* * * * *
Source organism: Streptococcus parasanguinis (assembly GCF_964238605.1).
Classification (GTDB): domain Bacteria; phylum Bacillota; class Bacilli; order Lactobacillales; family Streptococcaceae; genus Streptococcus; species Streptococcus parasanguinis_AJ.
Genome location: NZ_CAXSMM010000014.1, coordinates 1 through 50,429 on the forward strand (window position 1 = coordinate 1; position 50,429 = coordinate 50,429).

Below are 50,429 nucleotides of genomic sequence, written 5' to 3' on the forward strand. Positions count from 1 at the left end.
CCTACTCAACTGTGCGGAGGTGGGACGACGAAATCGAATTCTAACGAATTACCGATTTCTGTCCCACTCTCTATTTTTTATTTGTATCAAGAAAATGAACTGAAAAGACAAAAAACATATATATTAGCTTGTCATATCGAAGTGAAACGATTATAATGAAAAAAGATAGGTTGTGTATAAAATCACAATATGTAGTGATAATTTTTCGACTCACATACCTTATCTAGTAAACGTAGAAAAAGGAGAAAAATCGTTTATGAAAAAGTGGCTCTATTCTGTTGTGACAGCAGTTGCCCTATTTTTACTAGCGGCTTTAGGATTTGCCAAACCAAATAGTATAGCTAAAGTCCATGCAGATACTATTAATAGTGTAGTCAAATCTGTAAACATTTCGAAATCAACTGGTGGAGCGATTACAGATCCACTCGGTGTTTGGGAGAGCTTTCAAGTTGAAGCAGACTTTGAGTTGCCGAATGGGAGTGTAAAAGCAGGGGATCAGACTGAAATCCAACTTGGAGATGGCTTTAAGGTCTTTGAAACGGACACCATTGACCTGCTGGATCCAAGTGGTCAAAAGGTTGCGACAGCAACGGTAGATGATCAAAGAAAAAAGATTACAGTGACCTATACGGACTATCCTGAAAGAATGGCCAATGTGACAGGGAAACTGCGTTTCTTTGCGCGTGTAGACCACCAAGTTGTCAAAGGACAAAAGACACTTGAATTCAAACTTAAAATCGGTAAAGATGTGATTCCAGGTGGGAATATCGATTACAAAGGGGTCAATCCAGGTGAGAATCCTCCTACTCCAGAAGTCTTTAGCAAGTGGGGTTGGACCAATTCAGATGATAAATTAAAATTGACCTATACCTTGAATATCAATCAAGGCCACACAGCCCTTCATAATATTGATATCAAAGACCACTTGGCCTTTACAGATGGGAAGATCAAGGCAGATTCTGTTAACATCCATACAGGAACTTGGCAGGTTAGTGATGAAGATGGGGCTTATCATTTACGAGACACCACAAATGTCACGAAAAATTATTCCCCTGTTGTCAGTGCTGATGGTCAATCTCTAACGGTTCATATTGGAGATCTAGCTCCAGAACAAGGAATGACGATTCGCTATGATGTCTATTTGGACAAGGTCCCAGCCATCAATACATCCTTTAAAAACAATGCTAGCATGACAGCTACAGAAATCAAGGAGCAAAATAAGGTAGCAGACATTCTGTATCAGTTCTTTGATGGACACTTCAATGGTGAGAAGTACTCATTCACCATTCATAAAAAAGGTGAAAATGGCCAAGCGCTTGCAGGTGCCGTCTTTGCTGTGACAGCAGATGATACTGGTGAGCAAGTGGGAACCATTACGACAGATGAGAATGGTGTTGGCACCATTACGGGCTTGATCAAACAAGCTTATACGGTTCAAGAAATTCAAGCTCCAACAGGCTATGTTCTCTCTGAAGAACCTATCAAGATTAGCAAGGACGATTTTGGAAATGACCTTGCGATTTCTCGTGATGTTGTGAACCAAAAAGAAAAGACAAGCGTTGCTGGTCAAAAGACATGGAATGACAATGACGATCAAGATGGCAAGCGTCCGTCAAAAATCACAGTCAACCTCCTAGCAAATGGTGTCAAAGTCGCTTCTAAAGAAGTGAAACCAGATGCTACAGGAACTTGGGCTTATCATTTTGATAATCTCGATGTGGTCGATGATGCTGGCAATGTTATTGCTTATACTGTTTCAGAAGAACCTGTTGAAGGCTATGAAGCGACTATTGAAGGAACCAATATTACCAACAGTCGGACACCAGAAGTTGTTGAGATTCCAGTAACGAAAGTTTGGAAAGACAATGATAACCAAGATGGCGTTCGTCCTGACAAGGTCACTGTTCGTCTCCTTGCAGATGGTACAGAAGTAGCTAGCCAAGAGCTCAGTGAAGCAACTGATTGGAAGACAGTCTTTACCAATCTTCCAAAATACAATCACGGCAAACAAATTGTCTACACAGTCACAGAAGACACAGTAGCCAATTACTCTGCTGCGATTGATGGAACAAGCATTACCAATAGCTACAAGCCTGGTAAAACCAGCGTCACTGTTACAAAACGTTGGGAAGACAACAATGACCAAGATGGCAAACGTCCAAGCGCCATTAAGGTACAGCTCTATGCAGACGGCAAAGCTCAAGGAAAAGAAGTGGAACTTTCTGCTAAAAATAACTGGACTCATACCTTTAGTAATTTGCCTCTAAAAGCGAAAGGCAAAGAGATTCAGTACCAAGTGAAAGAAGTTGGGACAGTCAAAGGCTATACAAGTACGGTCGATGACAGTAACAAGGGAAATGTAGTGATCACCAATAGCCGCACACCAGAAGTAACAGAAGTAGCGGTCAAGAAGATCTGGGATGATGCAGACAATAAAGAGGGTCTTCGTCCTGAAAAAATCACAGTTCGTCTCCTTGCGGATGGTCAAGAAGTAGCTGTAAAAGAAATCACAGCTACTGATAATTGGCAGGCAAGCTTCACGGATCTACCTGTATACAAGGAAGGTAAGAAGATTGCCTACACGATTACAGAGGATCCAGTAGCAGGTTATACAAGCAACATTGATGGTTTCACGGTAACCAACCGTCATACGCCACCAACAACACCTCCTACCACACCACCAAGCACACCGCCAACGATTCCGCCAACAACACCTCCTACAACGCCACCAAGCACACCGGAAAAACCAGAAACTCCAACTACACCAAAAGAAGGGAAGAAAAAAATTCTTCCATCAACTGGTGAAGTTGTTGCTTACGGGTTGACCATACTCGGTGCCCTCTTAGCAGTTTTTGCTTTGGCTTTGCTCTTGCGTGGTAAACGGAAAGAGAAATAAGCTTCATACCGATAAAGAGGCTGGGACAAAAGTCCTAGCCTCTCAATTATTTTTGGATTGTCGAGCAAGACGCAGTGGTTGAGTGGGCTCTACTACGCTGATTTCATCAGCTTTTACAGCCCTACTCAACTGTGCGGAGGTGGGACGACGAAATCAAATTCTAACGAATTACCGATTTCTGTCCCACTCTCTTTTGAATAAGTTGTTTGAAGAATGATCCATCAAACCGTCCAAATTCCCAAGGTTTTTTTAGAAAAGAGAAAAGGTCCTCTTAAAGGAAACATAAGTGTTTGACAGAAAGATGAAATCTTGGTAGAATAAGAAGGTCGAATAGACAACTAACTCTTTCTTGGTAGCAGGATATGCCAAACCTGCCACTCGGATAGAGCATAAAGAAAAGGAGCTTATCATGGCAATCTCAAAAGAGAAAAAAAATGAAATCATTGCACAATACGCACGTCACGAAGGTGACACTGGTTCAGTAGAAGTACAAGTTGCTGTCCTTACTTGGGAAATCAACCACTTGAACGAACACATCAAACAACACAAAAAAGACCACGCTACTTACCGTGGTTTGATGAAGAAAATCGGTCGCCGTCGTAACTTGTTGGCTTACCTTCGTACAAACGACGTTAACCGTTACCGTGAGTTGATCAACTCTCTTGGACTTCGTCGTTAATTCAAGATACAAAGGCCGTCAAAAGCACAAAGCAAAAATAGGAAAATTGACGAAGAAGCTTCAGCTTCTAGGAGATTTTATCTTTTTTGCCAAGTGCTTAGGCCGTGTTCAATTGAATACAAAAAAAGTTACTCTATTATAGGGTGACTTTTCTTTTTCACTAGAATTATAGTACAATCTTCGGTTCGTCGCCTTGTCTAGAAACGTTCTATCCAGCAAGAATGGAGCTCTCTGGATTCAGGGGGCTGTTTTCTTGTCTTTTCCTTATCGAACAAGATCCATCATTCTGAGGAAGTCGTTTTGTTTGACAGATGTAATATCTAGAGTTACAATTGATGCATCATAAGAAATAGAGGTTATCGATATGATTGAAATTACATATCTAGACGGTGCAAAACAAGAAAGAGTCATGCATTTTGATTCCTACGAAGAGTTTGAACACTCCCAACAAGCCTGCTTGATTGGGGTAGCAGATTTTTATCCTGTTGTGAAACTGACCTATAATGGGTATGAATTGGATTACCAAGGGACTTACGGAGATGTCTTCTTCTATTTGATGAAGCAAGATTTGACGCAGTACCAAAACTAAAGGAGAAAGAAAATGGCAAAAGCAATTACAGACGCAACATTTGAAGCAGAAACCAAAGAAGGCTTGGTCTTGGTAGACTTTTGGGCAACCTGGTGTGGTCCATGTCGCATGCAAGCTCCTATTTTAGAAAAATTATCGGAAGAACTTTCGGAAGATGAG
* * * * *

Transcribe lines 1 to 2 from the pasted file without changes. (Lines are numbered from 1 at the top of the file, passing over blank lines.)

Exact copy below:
Source organism: Streptococcus parasanguinis (assembly GCF_964238605.1).
Classification (GTDB): domain Bacteria; phylum Bacillota; class Bacilli; order Lactobacillales; family Streptococcaceae; genus Streptococcus; species Streptococcus parasanguinis_AJ.